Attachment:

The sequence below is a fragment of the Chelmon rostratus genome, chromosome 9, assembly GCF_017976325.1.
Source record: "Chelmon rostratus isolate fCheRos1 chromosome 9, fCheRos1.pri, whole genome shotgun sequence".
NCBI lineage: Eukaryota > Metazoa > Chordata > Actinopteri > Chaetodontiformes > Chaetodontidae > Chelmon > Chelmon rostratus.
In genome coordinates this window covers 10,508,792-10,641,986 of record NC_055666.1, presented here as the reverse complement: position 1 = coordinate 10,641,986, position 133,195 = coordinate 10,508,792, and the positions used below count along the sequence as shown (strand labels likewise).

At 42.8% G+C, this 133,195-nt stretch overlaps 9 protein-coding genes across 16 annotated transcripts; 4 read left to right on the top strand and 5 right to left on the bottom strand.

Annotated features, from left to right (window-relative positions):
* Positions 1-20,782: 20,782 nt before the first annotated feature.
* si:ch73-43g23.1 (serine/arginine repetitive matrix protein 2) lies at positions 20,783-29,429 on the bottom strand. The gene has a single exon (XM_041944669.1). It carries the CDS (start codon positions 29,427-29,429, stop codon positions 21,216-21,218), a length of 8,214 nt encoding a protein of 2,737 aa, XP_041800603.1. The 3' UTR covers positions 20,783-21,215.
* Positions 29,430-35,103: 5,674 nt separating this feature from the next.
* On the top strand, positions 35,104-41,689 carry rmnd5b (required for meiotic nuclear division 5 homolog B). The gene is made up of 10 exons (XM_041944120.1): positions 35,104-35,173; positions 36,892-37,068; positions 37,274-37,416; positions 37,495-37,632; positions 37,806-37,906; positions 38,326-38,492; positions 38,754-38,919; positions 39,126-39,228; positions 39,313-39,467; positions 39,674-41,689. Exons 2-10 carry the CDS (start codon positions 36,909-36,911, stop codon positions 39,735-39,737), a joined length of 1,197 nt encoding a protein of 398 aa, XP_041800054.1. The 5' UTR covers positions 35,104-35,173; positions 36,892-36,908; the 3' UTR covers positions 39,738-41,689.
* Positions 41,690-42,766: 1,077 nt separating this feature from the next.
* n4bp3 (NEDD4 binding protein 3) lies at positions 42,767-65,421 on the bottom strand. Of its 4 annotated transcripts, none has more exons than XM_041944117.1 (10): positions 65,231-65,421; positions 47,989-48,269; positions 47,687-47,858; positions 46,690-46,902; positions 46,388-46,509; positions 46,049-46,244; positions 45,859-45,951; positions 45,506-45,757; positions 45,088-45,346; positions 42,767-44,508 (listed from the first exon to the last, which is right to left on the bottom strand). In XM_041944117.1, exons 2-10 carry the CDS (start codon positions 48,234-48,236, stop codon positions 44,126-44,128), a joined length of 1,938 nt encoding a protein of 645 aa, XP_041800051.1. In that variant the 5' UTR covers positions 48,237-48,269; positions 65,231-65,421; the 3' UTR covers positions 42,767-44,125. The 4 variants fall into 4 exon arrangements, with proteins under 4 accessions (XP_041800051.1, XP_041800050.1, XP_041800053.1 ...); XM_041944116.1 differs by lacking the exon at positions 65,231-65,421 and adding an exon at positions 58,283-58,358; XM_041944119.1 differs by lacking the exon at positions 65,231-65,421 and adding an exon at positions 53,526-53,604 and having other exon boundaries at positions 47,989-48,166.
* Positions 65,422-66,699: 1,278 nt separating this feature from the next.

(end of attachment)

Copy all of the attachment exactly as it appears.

The sequence below is a fragment of the Chelmon rostratus genome, chromosome 9, assembly GCF_017976325.1.
Source record: "Chelmon rostratus isolate fCheRos1 chromosome 9, fCheRos1.pri, whole genome shotgun sequence".
NCBI lineage: Eukaryota > Metazoa > Chordata > Actinopteri > Chaetodontiformes > Chaetodontidae > Chelmon > Chelmon rostratus.
In genome coordinates this window covers 10,508,792-10,641,986 of record NC_055666.1, presented here as the reverse complement: position 1 = coordinate 10,641,986, position 133,195 = coordinate 10,508,792, and the positions used below count along the sequence as shown (strand labels likewise).

At 42.8% G+C, this 133,195-nt stretch overlaps 9 protein-coding genes across 16 annotated transcripts; 4 read left to right on the top strand and 5 right to left on the bottom strand.

Annotated features, from left to right (window-relative positions):
* Positions 1-20,782: 20,782 nt before the first annotated feature.
* si:ch73-43g23.1 (serine/arginine repetitive matrix protein 2) lies at positions 20,783-29,429 on the bottom strand. The gene has a single exon (XM_041944669.1). It carries the CDS (start codon positions 29,427-29,429, stop codon positions 21,216-21,218), a length of 8,214 nt encoding a protein of 2,737 aa, XP_041800603.1. The 3' UTR covers positions 20,783-21,215.
* Positions 29,430-35,103: 5,674 nt separating this feature from the next.
* On the top strand, positions 35,104-41,689 carry rmnd5b (required for meiotic nuclear division 5 homolog B). The gene is made up of 10 exons (XM_041944120.1): positions 35,104-35,173; positions 36,892-37,068; positions 37,274-37,416; positions 37,495-37,632; positions 37,806-37,906; positions 38,326-38,492; positions 38,754-38,919; positions 39,126-39,228; positions 39,313-39,467; positions 39,674-41,689. Exons 2-10 carry the CDS (start codon positions 36,909-36,911, stop codon positions 39,735-39,737), a joined length of 1,197 nt encoding a protein of 398 aa, XP_041800054.1. The 5' UTR covers positions 35,104-35,173; positions 36,892-36,908; the 3' UTR covers positions 39,738-41,689.
* Positions 41,690-42,766: 1,077 nt separating this feature from the next.
* n4bp3 (NEDD4 binding protein 3) lies at positions 42,767-65,421 on the bottom strand. Of its 4 annotated transcripts, none has more exons than XM_041944117.1 (10): positions 65,231-65,421; positions 47,989-48,269; positions 47,687-47,858; positions 46,690-46,902; positions 46,388-46,509; positions 46,049-46,244; positions 45,859-45,951; positions 45,506-45,757; positions 45,088-45,346; positions 42,767-44,508 (listed from the first exon to the last, which is right to left on the bottom strand). In XM_041944117.1, exons 2-10 carry the CDS (start codon positions 48,234-48,236, stop codon positions 44,126-44,128), a joined length of 1,938 nt encoding a protein of 645 aa, XP_041800051.1. In that variant the 5' UTR covers positions 48,237-48,269; positions 65,231-65,421; the 3' UTR covers positions 42,767-44,125. The 4 variants fall into 4 exon arrangements, with proteins under 4 accessions (XP_041800051.1, XP_041800050.1, XP_041800053.1 ...); XM_041944116.1 differs by lacking the exon at positions 65,231-65,421 and adding an exon at positions 58,283-58,358; XM_041944119.1 differs by lacking the exon at positions 65,231-65,421 and adding an exon at positions 53,526-53,604 and having other exon boundaries at positions 47,989-48,166.
* Positions 65,422-66,699: 1,278 nt separating this feature from the next.